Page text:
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Cherry picking the views at Sunnylands

Ken Hayden Photographs Sunnylands.

Me in the Cherry Picker at Sunnylands.

In April 2012, I received a call from The Annenberg Foundation Trust at Sunnylands.  It was an opportunity to photograph the lauded Sunnylands, the 200-acre, Rancho Mirage, California, former residence and private golf course built fifty years ago by Walter and Leonore Annenberg of ‘TV Guide’ fame and fortune.  It just also happens to be the spot where former President Obama held historic meetings with China’s President Xi last year—one of the important political events that has earned the compound the designation as the Camp David of the west where global leaders seek to advance international peace and understanding. 

During the call, describing the kinds of shots needed for their printed materials and for historical documentation, it was mentioned there would be the use of a cherry picker to allow me a bird’s eye perspective of the golf course, fishing lakes and mid-century modern architecture by A.Quincy Jones.

“Holy crap!” I thought. The idea of dangling from  a bucket attached to a long robotic arm high up in the air was seriously tweaking my acrophobia.  These were the ‘pre-drone’ days of photography so as it turned out, yours truly was the drone on this one.

I graciously accepted the job despite the stomach pangs I felt thinking about shooting from the cherry picker..I was so motivated by the idea of shooting the famed historical interiors designed by the late William Haines and Ted Graber and complemented by the Annenberg’s legendary art collection that I just couldn’t pass up this once-in-a-lifetime opportunity over a little case of acrophobia.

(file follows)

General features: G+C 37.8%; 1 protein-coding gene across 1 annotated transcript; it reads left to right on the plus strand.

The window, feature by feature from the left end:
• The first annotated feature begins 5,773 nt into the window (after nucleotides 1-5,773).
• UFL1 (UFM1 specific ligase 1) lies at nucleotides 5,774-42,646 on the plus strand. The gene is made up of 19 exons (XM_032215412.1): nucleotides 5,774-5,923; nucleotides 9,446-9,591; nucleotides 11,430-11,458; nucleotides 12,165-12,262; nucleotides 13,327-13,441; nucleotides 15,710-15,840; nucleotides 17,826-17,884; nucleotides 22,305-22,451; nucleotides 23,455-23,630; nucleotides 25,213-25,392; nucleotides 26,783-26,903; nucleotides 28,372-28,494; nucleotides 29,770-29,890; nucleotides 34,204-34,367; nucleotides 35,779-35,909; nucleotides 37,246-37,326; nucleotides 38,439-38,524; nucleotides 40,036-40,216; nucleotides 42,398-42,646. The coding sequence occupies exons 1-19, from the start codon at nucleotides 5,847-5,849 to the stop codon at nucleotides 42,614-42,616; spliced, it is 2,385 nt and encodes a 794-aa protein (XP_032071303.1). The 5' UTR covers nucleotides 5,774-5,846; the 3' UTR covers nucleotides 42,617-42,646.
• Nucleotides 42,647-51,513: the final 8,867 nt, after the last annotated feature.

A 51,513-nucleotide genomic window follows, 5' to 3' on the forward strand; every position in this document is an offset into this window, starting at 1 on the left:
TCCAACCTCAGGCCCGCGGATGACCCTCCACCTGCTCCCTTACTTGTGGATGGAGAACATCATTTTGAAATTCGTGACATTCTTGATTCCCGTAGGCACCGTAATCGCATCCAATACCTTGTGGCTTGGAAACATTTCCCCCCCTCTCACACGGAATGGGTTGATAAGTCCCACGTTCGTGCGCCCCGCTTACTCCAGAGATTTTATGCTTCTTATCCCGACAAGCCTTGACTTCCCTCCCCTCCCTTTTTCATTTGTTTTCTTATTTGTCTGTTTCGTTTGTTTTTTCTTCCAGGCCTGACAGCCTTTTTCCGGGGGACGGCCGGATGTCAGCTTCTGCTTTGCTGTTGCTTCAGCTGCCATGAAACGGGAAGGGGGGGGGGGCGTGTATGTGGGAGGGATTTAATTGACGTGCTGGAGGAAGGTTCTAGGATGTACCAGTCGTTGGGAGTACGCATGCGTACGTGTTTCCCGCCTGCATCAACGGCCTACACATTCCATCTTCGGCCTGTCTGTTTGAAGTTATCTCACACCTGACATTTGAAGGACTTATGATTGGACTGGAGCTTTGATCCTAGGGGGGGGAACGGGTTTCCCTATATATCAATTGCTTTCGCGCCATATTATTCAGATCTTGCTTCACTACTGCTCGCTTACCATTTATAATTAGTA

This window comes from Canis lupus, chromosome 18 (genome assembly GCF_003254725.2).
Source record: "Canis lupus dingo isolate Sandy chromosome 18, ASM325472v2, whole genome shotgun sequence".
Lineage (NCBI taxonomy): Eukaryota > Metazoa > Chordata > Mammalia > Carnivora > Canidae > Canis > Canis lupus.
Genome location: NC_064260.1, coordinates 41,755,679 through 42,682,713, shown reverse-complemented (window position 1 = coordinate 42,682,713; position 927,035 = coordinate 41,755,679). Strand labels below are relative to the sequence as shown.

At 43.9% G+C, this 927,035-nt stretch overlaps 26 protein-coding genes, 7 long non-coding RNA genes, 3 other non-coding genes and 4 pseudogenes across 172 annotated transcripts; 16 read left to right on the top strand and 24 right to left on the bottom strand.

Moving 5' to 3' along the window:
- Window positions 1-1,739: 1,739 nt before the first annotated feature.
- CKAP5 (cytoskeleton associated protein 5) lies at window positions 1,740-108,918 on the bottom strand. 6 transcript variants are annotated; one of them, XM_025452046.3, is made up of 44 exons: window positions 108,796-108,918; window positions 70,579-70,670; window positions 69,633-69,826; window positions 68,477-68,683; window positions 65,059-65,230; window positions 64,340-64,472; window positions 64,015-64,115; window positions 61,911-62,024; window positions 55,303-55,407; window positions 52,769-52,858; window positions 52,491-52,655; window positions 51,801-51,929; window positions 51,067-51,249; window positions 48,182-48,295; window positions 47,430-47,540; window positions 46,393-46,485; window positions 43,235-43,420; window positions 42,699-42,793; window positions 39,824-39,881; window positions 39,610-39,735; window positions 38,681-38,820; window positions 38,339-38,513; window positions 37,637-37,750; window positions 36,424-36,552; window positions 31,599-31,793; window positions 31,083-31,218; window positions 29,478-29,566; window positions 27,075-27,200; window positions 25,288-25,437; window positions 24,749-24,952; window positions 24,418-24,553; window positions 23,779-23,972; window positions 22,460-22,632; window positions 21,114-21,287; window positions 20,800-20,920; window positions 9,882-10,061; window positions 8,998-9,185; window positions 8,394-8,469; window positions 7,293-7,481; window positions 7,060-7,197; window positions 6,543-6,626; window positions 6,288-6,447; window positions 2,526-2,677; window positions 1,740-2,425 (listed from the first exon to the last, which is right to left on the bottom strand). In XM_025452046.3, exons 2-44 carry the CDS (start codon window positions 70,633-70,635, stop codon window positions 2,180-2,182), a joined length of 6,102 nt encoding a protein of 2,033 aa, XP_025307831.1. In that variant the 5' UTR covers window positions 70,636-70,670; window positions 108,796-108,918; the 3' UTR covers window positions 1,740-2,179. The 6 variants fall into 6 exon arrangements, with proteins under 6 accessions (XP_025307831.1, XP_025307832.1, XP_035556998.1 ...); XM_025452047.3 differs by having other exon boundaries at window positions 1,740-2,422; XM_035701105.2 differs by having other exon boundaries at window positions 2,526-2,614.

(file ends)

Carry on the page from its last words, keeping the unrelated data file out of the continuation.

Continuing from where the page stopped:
Ken Hayden Shoots Sunnylands.

One of the shots taken from the cherry picker showing the pool area and the main building.

As it turned out, the ride was pretty fun and the guy entrusted with my safety was an absolute pro

Ken Hayden Shoots Sunnylands.

The ‘Inwood’ room at Sunnylands named after the Annenbergs Pennsylvania home.

All images courtesy:  The Annenberg Foundation Trust at Sunnylands

Ken Hayden shoots Sunnylands

One of the elevated views taken from ‘the bucket’ at about 75 feet in the air.

The Annenberg's master bedroom with full size bed because they liked to sleep close together. The Annenbergs stipulated that when the house is used for diplomatic events, only a president or equal ranking could sleep in their bed.

The Annenberg’s master bedroom. The Annenbergs stipulated that when the house is used for diplomatic events, only a president or equal ranking should sleep in their bed.

(almost) full extension on the cherry picker. It still goes up another 2 feet from here.. Yikes!

(almost) full extension on the cherry picker. It still goes up another 20 feet from here.. Yikes!

The 'formal' dining room at Sunnylands. Mrs. Annenberg preferred smaller tables for a more intimate experience during state dinners.

The ‘formal’ dining room at Sunnylands. Mrs. Annenberg preferred smaller tables for a more intimate experience during state dinners.

A detail of the great atrium at the entry to Sunnylands with a figure by Rodin in the center of a fountain.

The main living room at Sunnylands.

The main living room at Sunnylands.

A slightly elevated view across one of the 11 man-made lakes at Sunnylands.

A slightly elevated view across one of the 11 man-made lakes at Sunnylands.

The master bedroom seating area looking out to Walter Annenbergs beloved cactus garden.

The master bedroom seating area looking out to Walter Annenbergs beloved cactus garden.

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